tors out of the mail, over mail-routes, in violation of
law. When appealed to by postmasters and eon-
tractors to instruct them in their duty upon this
subject, I addressed to the contractors a circular let-
ter, in which I gave them my opinion of what the
law of Congress was upon this subject.
The correctness of the opinions contained in this let-
ter has been questioned. I was conscientious in the
views therein expressed, believed them to be correct,
and felt it a public duty to publish them, when called
for by those to whom the duty of transporting the
mail was confided. Though I am not distinguished
by the pride of opinion in official and legal matters,
I am gratified to find the views I have taken of the
acts of Congress fully sustained by the official opin-
ion of the Attorney General, to whom the subject
has been referred by the President.
There is at the present moment considerable agi-
tation in the public mind on the subject of the re-
duction of postage; and it seems to be expected by
some, that the Postmaster General should recom-
mend the reduction of the rates of postage. My
opinions upon this subject were given to Congress,
in answer to a resolution, at the last session. These
opinions were necessarily hypothetical, and accom-
panied by a distinct annunciation, that if any con- -
siderable reduction in the rates of postage should
be deemed advisable by Congress, it should be pre-
ceded by a provision to relieve the department from
certain heavy annual responsibilities, and accom-
panied by a proper regulation and restriction of
the franijjjg privilege. Without such relief and
modification of the existing laws, it was myopin
ion then, and it is my opinion still, that if any con-
siderable reduction in the rates of postage be
made, the mail service would not yield a sufficiency
of revenue to meet its own expenditures upon the
then and present existing scale of operations.
It is contended by many whose opinions are en-
titled to respectful consideration, that a reduction of
postage to a uniform and low rate would be followed
by an increase of its revenue equal to the annual
wants of the service, on its present basis, extended
from time to time as the demands of the public
I concur m the correctness and justice of the posi-
tion that the Post Office Department should not be
regarded as a source of revenue to the Government;
that if its receipts were greater than its expenditures,
the rates of postage should be reduced, and the an-
nual surplus, if any, should not be carried into the
It seems to have been a principle at the founda-
tion of the mail system of the United States, that the
department should sustain itself by its own income.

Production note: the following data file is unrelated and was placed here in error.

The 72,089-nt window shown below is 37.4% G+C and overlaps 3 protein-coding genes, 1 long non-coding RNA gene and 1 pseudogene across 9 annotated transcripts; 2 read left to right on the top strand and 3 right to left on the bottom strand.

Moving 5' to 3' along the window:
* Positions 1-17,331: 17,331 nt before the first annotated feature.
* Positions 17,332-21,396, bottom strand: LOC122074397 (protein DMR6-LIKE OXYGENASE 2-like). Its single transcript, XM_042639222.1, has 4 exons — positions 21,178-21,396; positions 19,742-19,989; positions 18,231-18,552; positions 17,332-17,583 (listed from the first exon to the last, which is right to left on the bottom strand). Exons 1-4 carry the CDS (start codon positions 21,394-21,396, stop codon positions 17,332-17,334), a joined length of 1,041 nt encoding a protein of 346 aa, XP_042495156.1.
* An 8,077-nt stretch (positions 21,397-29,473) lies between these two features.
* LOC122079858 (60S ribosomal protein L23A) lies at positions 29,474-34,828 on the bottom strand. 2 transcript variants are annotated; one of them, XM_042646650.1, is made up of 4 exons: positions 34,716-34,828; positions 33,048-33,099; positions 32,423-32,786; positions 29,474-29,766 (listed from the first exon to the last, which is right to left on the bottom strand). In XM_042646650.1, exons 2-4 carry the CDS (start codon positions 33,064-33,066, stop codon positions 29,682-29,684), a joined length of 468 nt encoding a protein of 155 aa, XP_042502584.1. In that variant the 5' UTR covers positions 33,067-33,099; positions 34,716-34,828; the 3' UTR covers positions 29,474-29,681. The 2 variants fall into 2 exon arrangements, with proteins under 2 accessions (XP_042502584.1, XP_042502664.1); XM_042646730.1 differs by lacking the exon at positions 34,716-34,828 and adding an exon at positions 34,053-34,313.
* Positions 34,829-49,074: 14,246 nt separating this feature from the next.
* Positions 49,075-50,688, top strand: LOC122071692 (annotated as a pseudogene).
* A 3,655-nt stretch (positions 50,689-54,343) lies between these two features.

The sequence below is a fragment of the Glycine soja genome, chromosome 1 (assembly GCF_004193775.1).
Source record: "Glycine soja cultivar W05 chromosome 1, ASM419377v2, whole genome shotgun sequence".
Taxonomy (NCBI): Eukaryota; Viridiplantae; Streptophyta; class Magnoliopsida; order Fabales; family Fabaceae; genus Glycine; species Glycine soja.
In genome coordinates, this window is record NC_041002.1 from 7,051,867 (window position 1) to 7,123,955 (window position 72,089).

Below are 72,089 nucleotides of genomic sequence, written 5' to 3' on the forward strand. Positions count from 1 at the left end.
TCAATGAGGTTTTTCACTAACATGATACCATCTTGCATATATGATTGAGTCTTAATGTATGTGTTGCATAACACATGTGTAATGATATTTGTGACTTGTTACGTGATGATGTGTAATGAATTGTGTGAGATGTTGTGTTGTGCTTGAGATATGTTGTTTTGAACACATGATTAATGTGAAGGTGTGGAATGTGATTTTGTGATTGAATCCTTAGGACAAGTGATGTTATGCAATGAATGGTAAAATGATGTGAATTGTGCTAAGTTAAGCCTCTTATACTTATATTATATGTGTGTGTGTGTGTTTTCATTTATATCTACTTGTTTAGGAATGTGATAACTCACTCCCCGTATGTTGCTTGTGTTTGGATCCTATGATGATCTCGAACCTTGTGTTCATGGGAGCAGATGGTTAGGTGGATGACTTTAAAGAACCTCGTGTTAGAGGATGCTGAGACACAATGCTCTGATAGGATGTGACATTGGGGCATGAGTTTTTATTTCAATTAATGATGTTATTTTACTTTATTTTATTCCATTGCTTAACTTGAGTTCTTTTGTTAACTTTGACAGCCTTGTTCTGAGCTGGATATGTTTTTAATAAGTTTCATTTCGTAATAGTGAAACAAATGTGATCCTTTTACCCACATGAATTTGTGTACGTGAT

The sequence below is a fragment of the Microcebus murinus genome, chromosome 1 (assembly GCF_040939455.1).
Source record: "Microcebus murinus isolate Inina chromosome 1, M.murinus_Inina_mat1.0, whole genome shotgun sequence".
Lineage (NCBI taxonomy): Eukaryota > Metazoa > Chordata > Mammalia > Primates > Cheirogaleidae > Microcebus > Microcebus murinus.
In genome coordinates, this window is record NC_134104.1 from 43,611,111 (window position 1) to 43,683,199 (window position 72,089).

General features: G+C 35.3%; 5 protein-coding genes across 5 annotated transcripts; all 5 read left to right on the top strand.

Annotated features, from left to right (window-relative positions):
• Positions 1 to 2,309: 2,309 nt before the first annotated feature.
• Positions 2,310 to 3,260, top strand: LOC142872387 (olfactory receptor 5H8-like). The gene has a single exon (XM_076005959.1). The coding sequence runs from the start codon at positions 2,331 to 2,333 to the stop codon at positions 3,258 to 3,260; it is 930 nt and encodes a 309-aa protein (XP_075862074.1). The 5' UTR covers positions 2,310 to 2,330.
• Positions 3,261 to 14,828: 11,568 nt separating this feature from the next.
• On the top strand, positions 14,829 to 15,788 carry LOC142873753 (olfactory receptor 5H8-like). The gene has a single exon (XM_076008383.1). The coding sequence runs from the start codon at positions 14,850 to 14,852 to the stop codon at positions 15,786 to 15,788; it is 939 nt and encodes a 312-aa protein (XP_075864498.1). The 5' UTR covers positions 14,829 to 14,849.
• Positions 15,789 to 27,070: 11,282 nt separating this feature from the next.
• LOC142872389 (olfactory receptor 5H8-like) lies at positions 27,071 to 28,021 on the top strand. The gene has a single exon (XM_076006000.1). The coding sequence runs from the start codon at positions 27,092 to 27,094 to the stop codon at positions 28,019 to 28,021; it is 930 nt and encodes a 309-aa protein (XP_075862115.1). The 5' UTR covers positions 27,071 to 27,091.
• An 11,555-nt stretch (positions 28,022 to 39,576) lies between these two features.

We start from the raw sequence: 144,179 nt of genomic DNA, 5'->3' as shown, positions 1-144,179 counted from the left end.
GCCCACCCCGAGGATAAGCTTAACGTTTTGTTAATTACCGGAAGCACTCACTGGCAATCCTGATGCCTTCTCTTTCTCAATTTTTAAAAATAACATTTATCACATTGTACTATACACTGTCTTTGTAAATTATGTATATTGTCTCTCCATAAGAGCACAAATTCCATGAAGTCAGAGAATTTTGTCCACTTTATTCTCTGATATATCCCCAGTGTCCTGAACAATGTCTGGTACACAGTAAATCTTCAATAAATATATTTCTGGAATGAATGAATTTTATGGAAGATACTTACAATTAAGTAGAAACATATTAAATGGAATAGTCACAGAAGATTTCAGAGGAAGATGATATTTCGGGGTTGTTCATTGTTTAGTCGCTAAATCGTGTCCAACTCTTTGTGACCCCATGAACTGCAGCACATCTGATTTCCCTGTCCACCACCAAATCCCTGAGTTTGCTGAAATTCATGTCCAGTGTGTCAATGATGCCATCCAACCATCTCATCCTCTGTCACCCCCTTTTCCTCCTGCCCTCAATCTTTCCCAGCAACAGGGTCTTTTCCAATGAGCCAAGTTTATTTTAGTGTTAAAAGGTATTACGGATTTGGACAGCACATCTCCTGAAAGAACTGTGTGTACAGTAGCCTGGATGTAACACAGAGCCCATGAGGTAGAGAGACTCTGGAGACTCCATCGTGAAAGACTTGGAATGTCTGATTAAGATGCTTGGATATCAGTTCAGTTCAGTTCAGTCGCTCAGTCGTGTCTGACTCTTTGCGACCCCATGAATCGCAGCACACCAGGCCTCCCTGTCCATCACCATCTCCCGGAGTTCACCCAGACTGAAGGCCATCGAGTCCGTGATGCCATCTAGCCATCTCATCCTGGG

Of the soundness of this principle, I am fully per-
suaded, and should regard its abandonment as im-
politic at any time—particularly at the present mo-
ment, when the national income is unequal to the
ordinary demands upon it.
If this principle should be abandoned, and the
Post Office Department made to lean upon the
treasury for support, I should fear that that constant
vigilance so necessary to its useful administration
would be abandoned by those charged with its
affairs, and a degree of wasteful expenditure and
extravagance ensue, wholly inconsistent with our
Any reduction of the present rates of postage, by
whicli the department is left m the possession of an
income to meet its own expenditures, I shall be
pleased to see made.
The example of England, in the reduction of post-
age to one penny, is relied upon as sufficient to jus-
tify the United States in at once making a similar
reduction in the rates of postage.
Without obtruding any opinion of my own upon
this subject, I have thought I would best subserve
the public interest by submitting the facts which
belong to the question of reduction of postage in
England, and the results of that reduction, so far as
they have been developed, and the facts which it ia
believedbear upon the question in this country.
It should be remembered, that at the time of the
reduction of postage in England, and at the present
period, the Post Office Department was regarded, as
it was in fact, a source of revenue to the_ Crown.
Its whole expense of management was paid out of
the public treasury, and its whole receipts were
paid into the same treasury.
In the United Kingdom the annual transport^
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United States. Congress. The Congressional Globe, Volume 13, Part 2: Twenty-Eighth Congress, First Session, book, 1844; Washington D.C.. (texashistory.unt.edu/ark:/67531/metapth2368/m1/27/: accessed June 25, 2017), University of North Texas Libraries, The Portal to Texas History, texashistory.unt.edu; crediting UNT Libraries Government Documents Department.